On November 27, 2002, I had tickets to see Dio perform at Pop's in Sauget, Illinois. The opening band was a leatherclad powermetal outfit from Sweden called HammerFall, which was heretofore unknown to me, or most of America at the time.
I had already staked out a spot in the front row in anticipation of Dio when HammerFall hit the stage with such a ferocity, energy and quality of musicianship, they became my favorite band by their third song.
I have been greatly impressed by an unknown band on several occasions since, but never to this level. I remember singer Joacim Cans, noting my enthusiasm, and saluting the diehard fans up front. Joacim was right, I was a diehard, but what he did not know was I had only been one for 15 minutes.
They are now ten studio albums into their career and my enthusiasm for their music has not waned. Even though I had already received a promotional download of the album for the sake of this review, I still went ahead and confidently preordered the deluxe wooden box edition of the album with band mascot Hector resin figure.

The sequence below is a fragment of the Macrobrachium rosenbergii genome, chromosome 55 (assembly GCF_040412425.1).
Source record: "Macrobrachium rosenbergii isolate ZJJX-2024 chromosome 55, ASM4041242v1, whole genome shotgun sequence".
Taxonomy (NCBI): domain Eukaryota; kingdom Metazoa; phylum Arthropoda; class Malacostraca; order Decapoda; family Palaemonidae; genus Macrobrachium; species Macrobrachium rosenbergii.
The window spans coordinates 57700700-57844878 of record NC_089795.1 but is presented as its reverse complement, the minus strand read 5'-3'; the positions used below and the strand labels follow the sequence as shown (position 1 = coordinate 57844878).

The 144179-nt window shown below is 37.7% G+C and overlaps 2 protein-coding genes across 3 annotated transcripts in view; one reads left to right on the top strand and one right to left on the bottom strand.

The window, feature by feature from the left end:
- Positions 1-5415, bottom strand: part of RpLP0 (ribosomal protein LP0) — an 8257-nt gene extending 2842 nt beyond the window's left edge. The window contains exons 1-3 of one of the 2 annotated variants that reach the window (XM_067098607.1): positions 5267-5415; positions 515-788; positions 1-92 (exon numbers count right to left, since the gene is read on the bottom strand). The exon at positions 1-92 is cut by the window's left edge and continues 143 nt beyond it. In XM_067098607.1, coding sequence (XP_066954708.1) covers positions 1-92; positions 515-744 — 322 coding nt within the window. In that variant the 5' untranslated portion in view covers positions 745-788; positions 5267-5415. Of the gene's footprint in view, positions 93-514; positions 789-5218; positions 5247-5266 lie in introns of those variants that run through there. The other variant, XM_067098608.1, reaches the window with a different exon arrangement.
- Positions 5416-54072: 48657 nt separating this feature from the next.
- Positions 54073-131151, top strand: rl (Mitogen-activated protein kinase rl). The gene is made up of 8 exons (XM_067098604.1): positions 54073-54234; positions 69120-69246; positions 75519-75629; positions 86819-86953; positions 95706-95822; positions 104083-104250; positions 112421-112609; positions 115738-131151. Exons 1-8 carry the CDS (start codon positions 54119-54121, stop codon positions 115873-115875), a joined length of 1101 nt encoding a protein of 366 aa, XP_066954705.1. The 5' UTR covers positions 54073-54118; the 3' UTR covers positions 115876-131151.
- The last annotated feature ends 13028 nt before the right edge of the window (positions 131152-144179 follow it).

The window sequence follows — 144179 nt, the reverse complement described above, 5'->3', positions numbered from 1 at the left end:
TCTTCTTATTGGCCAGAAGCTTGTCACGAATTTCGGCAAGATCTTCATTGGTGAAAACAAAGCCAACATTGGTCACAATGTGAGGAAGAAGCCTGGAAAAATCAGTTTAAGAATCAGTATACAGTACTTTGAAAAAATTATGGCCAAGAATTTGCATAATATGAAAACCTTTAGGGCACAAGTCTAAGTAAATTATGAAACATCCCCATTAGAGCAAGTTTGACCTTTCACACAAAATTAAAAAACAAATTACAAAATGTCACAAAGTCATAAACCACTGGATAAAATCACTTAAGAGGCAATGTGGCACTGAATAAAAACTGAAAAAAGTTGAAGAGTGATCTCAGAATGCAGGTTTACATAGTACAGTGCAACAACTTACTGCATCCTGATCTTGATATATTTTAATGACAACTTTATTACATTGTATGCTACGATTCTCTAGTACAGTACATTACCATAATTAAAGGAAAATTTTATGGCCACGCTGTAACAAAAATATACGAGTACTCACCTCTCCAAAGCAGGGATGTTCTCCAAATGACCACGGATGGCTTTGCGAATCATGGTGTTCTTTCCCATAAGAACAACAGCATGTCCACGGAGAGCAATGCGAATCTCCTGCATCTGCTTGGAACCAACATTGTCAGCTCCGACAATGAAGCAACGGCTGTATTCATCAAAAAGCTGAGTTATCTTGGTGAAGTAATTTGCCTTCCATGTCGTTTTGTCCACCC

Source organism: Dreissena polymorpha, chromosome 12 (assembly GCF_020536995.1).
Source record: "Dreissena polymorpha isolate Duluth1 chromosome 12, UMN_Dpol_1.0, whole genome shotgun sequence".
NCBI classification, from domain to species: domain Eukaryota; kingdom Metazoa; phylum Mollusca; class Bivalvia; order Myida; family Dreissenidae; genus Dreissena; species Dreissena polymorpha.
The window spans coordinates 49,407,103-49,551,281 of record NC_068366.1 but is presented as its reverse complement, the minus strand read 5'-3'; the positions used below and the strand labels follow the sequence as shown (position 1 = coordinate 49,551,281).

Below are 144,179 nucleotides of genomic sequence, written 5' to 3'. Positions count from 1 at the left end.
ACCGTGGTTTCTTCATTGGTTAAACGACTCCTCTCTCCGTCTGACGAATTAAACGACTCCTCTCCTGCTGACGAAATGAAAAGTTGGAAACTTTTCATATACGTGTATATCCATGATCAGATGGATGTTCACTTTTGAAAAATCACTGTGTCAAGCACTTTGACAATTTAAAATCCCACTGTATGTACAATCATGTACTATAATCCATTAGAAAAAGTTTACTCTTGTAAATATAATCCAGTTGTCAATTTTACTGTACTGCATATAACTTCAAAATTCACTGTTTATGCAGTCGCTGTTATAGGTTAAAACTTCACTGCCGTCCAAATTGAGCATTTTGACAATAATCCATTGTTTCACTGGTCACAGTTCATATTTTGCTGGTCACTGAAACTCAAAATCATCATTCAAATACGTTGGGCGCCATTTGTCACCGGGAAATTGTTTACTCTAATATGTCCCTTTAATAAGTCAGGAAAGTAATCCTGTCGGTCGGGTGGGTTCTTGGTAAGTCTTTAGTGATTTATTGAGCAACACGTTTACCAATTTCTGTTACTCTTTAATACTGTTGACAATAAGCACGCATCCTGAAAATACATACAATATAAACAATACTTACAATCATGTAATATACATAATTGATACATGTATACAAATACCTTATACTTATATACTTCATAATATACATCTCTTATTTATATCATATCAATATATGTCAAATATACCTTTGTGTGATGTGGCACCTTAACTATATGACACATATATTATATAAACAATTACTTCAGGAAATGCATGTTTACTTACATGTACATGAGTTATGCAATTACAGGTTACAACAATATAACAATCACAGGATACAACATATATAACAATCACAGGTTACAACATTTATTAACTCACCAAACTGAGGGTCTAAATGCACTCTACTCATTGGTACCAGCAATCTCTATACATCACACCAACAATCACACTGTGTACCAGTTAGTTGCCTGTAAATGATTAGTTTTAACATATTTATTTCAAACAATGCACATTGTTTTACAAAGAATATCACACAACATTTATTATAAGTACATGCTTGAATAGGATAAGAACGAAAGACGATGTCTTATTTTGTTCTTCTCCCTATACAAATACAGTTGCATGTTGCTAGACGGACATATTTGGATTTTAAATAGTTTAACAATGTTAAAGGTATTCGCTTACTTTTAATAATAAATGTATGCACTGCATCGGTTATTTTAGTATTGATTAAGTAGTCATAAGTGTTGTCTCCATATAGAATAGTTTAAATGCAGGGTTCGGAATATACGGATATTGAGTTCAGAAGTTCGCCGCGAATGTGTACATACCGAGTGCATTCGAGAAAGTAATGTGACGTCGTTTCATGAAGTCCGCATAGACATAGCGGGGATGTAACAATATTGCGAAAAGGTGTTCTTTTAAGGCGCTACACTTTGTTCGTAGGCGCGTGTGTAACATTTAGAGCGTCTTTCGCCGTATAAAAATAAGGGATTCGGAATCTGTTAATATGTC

Maybe, given the above, it is impossible for me to listen to Built To Last objectively. However, this review could have gone either way, with expectations so high any misstep would be considered a major disappointment. As I prepared to hit play on the first track I was reminded of walking into the theater to see Episode One back in 1999, when Star Wars still had a perfect track record. Fortunately, in the case of HammerFall, there are no midiclorians or Jar Jar Binks to be found on Built To Last.
The album is amazing. It is as good as anything they have ever released. Unlike Star Wars, HammerFall remains perfect.
If someone asked me to play for them the definitive HammerFall song, I could randomly pick any tune from their entire catalogue and be confident it would represent the band at their best. This is because, in my opinion, they have yet to release a single track which wasn’t excellent. This consistency remains true with Built To Last.